American Experiment is delighted there was a story published in CityPages on June 13, 2018, about our awesome anti-wind power billboards because it gives us a chance to explain the logic behind them to a broader audience. We are grateful for this opportunity.
We were initially planning on only purchasing five billboards, but then a group of farmers in Blue Earth County, Minnesota, called our office and asked us to put up more billboards. We were happy to accommodate their request, so we put up eight more.
Many people don’t realize that wind energy is costly and that building wind turbines has led to increasing electricity prices in Minnesota. In fact, data from the federal Energy Information Administration (EIA) show Minnesota’s electricity prices have increased 26 percent more than the national average since 2007, when then-governor Tim Pawlenty signed the Next Generation Energy Act (NGEA) into law.
But why are prices increasing if the cost of generating electricity from wind—$15 to $25 per megawatt hour (MWh) with federal subsidies— is lower than that of coal at $25 to $35 per MWh?
We’re glad the article brought this up. Before I jump into this further, it’s important to ask this question: “Would you be willing to only have electricity when the wind is blowing?”
The answer is probably not, and I’m not trying to make a flippant statement about everyone sitting alone, cold, and in the dark. However, the fact that people want electricity at all times means the general public need to understand that adding wind power to our electricity mix isn’t like trading in your Hummer for a Tesla at the car dealership.
Wind turbines can only produce electricity when the wind is blowing. When the wind isn’t blowing we need other power plants to ramp up their production of electricity to fill the gaps. EIA data show wind turbines in Minnesota generated electricity about 33.67 percent of the time in 2016.* In Minnesota, coal plants generally supply power when the wind isn’t blowing.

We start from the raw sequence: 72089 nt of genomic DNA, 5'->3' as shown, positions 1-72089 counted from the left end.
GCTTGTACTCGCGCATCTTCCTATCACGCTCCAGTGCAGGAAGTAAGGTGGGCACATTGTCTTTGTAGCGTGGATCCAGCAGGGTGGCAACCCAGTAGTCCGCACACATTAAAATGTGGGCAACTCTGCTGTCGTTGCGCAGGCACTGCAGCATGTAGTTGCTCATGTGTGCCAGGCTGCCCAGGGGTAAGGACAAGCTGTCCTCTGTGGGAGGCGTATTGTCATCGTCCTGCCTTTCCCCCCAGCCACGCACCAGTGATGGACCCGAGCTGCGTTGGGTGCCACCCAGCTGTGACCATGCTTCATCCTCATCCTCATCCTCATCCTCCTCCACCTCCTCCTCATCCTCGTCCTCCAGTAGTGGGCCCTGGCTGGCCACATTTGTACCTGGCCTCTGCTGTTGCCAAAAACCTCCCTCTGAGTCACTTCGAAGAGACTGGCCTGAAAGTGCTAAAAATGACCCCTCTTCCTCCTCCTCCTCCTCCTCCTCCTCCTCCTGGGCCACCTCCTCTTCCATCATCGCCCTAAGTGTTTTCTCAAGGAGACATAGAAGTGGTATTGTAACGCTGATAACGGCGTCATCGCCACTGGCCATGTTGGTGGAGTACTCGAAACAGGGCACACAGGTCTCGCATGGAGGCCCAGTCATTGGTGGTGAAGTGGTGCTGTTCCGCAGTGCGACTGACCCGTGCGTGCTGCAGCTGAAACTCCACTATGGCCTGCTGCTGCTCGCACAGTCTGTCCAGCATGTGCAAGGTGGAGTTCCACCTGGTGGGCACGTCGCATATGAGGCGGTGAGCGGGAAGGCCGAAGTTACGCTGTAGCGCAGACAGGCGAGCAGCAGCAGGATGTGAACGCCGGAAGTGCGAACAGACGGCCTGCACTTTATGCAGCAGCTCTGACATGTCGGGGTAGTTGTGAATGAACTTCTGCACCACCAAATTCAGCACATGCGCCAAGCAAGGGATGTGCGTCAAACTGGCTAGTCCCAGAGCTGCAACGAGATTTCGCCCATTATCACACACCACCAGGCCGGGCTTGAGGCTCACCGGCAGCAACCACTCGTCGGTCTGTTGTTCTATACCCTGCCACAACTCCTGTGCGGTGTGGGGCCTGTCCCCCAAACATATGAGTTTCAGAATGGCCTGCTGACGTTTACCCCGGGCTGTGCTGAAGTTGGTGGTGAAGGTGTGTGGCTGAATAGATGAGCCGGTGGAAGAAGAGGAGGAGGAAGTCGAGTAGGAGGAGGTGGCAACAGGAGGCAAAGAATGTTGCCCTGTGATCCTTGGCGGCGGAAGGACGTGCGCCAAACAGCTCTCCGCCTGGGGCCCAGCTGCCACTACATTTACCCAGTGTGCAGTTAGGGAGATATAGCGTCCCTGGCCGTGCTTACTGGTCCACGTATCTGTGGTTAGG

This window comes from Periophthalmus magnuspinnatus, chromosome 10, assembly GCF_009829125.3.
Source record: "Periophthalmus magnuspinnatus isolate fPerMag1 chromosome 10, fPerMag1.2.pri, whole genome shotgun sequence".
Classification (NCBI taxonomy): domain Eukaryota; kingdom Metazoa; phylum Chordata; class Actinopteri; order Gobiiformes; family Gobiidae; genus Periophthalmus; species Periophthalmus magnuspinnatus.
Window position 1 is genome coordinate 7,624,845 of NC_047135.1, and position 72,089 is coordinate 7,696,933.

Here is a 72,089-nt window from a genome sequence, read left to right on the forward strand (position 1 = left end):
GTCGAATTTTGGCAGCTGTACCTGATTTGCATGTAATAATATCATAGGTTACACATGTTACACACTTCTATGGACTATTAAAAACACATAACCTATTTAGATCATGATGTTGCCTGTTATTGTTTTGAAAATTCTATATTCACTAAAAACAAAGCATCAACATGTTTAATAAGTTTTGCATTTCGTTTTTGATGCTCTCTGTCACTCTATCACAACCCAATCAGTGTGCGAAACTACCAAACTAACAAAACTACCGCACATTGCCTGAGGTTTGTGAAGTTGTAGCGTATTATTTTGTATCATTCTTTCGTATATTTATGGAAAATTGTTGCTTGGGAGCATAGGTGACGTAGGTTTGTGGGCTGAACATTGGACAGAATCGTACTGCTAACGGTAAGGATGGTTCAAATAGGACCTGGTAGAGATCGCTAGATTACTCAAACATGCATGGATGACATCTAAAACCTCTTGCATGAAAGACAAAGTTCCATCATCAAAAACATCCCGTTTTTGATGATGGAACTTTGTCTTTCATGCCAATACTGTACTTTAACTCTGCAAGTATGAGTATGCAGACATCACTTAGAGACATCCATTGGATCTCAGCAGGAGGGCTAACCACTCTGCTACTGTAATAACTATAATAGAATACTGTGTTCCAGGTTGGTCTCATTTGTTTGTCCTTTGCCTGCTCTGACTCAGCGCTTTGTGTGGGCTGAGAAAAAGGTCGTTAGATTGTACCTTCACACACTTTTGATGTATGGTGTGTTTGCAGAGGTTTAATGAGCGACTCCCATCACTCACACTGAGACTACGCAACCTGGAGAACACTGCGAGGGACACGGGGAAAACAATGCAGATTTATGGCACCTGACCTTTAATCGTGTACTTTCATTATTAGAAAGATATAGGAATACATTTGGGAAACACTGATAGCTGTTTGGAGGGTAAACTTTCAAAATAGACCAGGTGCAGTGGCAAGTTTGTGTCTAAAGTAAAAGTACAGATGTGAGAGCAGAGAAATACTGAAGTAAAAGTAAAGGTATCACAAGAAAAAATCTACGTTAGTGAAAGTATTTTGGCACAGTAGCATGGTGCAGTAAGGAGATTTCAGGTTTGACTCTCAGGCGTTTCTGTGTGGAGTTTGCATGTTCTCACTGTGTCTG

As you can see, adding wind does not remove the need to have coal-fired power plants running on standby to generate electricity in case the wind isn’t blowing. Therefore, instead of saving money consumers money by installing cheaper generating units and retiring older, more expensive assets, the part-time nature of wind requires consumers to pay for both wind and coal. This brings the total cost per megawatt hour up to $40 to $60 per megawatt hour.
Paying twice for electricity is why electricity prices continue to increase.
The previous article suggests that “Folks complaining about wind should look at how much we’ve spent on coal and nuclear plants.” So that’s exactly what I did.
I added up the costs of retrofitting and upgrading the Monticello and Prairie Island nuclear plants, and various upgrades and conversions at Big Stone, Sherco Becker (2 plants), Allen S. King, Riverside, Black Dog, and all MN Power Facilities—which includes the Clay Boswell power plant— and our results were:
About $4.5 billion to upgrade all of these facilities, or $10.5 billion less than the cost of building wind turbines and the transmission lines needed to transport the electricity generated from them.
Another thing to keep in mind is that EIA data show these power plants were very productive, generating 41.5 million MWh of electricity, about 70 percent of all the electricity generated in the state in 2016. In contrast, all of the wind farms in the state generated 9.93 million MWh, about 17 percent of electricity generation.
If you do the math, the cost of upgrading all of these facilities comes out to about $107.60 per MWh, whereas the cost of installing wind turbines and transmission lines amounts to about $1,510 per MWh. This strongly suggests Minnesotans get a much better value for upgrading existing nuclear, coal, and natural gas plants than building new wind facilities and transmission lines.
The part-time nature of wind means it is not a substitute for dispatchable sources of energy like coal, natural gas, hydroelectric power, or nuclear power because these sources of energy must be ready to provide electricity when the wind doesn’t blow. Therefore, we will still need some combination of these technologies (or expensive battery storage) to ensure we always have electricity. Nuclear energy, on the other hand, could actually replace coal as a form of electricity with no CO2 emissions.
If we want cleaner and cheaper electricity, then wind energy is NOT the answer, which is why we put up our awesome billboards.
Isaac Orr is a Policy Fellow at Center of the American Experiment.
[*NWW note: To clarify, wind turbines in Minnesota generated a total of ~34% of their rated capacity in 2016. Unlike nonvariable sources, that figure does not reflect the time that they generated, which would likely have been around two-thirds of the time. Because their output is variable, however, the wind turbines would have generated at a rate at or above their average rate of 34% only 40% of the time.]